Ideally, discussion boards provide a place for more interactive guidance, and I had hoped to spend more quality time there, but I admit I've been mostly distracted by the hundreds of conversations picked up and dropped off.  There are come useful threads happening.  They just don't seem to build in any way that creates collective inquiry and discovery, which is another big part of what makes a traditional classroom experience so meaningful.  Another argument against MOOC type learning is that professors simply can't interact effectively with their students, but Filreis comments on a surprising number of threads.  He's around, a lot actually.  I honestly don't think he sleeps.  Not surprisingly, the discussion boards are most interesting when he drops by.  This is an example of one of the ways in which my MOOC succeeds by being like a traditional classroom with a teacher steering discussion in fertile directions.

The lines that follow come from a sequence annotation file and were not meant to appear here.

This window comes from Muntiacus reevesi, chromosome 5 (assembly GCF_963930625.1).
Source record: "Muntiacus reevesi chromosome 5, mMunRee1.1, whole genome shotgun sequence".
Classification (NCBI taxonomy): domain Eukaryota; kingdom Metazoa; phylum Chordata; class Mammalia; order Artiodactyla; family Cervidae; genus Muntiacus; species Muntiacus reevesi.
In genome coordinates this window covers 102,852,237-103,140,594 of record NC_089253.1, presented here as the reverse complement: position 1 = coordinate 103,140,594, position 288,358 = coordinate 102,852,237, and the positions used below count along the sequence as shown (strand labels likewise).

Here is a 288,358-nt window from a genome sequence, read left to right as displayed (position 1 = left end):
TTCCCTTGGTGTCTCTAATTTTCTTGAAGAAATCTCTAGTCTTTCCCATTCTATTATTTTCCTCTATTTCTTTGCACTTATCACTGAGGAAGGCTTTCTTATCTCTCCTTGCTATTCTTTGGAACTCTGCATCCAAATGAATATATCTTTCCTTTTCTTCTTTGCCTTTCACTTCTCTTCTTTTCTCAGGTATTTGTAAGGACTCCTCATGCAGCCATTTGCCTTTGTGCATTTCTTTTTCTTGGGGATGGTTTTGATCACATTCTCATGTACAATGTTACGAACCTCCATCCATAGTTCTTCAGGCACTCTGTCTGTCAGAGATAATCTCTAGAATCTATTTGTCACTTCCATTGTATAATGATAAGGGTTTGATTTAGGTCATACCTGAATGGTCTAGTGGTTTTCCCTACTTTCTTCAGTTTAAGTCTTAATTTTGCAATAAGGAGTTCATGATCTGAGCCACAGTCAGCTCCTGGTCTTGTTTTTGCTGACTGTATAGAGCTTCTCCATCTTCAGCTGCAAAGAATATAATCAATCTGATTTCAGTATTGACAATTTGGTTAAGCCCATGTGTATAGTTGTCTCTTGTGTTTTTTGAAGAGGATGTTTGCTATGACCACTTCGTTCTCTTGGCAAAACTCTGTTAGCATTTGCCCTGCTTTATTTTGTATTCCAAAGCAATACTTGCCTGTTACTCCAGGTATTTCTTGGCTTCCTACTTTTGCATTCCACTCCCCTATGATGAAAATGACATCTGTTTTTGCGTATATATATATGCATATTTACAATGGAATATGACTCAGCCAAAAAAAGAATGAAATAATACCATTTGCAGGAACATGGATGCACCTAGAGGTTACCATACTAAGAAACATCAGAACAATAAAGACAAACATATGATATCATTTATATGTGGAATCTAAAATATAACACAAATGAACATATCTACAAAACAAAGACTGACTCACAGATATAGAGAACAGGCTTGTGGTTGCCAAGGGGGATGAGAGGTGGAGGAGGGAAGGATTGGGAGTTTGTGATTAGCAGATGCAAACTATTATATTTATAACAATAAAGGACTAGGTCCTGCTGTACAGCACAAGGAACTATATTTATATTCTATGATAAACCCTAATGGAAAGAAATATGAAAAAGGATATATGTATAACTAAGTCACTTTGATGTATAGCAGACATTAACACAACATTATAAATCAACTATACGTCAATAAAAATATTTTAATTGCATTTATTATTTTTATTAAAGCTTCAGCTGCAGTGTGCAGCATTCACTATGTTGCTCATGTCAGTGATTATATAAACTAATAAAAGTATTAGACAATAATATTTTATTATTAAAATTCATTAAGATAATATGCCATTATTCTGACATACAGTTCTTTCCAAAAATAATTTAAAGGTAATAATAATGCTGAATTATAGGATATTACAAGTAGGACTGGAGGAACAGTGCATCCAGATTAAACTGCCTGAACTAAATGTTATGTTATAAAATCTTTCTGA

In addition to canned videos, the ModPo course features a series of live webcasts over the course of the semester.  During these sessions, Filreis and the TAs meet in real time at the UPenn Writers House and class members can call in/text/email questions.   You can also show up if you live in the Philly area.  From what I can see on the screen, live attendance is small.  During the one I watched last night, the first caller said he was an English teacher, and that he'd really learned a lot from the seminar style of the video discussions.  Filreis replied, "The hardest part about running a seminar is knowing what question to ask, so that it's open enough, but not so open that the things runs amock and you can't possibly finish the discussion in the time period." I want to make sure I'm asking good questions here. What is missing? seems to be the thread through this post.   Some kinds of learning can't be massively scaled, but how might the flexibility and expansiveness of a MOOC like this inform what we're already doing?  For the next post.